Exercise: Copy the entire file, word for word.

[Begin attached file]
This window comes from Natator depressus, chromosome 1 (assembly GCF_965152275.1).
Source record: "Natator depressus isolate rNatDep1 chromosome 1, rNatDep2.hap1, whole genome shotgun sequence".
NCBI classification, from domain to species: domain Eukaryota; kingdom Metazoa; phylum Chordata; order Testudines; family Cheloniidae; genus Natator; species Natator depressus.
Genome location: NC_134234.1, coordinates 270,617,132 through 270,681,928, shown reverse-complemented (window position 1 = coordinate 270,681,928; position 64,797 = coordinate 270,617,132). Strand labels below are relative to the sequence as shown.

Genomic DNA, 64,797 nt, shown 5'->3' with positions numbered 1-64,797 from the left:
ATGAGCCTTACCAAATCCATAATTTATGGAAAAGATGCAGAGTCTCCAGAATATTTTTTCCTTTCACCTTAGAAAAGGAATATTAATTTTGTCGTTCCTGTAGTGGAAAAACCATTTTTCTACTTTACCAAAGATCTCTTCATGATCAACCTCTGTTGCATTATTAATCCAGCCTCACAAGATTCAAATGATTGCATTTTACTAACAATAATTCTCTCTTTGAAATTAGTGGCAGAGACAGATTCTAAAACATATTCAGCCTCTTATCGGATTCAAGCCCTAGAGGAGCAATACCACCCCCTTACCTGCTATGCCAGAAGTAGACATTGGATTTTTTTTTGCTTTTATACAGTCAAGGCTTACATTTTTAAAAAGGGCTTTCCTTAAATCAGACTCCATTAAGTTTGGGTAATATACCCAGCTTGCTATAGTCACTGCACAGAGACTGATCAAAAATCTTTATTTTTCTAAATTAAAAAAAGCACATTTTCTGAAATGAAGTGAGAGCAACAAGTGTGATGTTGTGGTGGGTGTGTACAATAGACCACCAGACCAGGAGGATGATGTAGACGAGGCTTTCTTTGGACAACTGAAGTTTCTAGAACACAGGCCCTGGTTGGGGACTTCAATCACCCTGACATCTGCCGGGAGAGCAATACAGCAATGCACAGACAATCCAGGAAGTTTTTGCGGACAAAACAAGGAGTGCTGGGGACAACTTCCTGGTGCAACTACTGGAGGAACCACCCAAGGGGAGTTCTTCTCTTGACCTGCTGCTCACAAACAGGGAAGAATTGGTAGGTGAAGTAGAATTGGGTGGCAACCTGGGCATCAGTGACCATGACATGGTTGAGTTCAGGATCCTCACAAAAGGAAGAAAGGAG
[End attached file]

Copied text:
This window comes from Natator depressus, chromosome 1 (assembly GCF_965152275.1).
Source record: "Natator depressus isolate rNatDep1 chromosome 1, rNatDep2.hap1, whole genome shotgun sequence".
NCBI classification, from domain to species: domain Eukaryota; kingdom Metazoa; phylum Chordata; order Testudines; family Cheloniidae; genus Natator; species Natator depressus.
Genome location: NC_134234.1, coordinates 270,617,132 through 270,681,928, shown reverse-complemented (window position 1 = coordinate 270,681,928; position 64,797 = coordinate 270,617,132). Strand labels below are relative to the sequence as shown.

Genomic DNA, 64,797 nt, shown 5'->3' with positions numbered 1-64,797 from the left:
ATGAGCCTTACCAAATCCATAATTTATGGAAAAGATGCAGAGTCTCCAGAATATTTTTTCCTTTCACCTTAGAAAAGGAATATTAATTTTGTCGTTCCTGTAGTGGAAAAACCATTTTTCTACTTTACCAAAGATCTCTTCATGATCAACCTCTGTTGCATTATTAATCCAGCCTCACAAGATTCAAATGATTGCATTTTACTAACAATAATTCTCTCTTTGAAATTAGTGGCAGAGACAGATTCTAAAACATATTCAGCCTCTTATCGGATTCAAGCCCTAGAGGAGCAATACCACCCCCTTACCTGCTATGCCAGAAGTAGACATTGGATTTTTTTTTGCTTTTATACAGTCAAGGCTTACATTTTTAAAAAGGGCTTTCCTTAAATCAGACTCCATTAAGTTTGGGTAATATACCCAGCTTGCTATAGTCACTGCACAGAGACTGATCAAAAATCTTTATTTTTCTAAATTAAAAAAAGCACATTTTCTGAAATGAAGTGAGAGCAACAAGTGTGATGTTGTGGTGGGTGTGTACAATAGACCACCAGACCAGGAGGATGATGTAGACGAGGCTTTCTTTGGACAACTGAAGTTTCTAGAACACAGGCCCTGGTTGGGGACTTCAATCACCCTGACATCTGCCGGGAGAGCAATACAGCAATGCACAGACAATCCAGGAAGTTTTTGCGGACAAAACAAGGAGTGCTGGGGACAACTTCCTGGTGCAACTACTGGAGGAACCACCCAAGGGGAGTTCTTCTCTTGACCTGCTGCTCACAAACAGGGAAGAATTGGTAGGTGAAGTAGAATTGGGTGGCAACCTGGGCATCAGTGACCATGACATGGTTGAGTTCAGGATCCTCACAAAAGGAAGAAAGGAG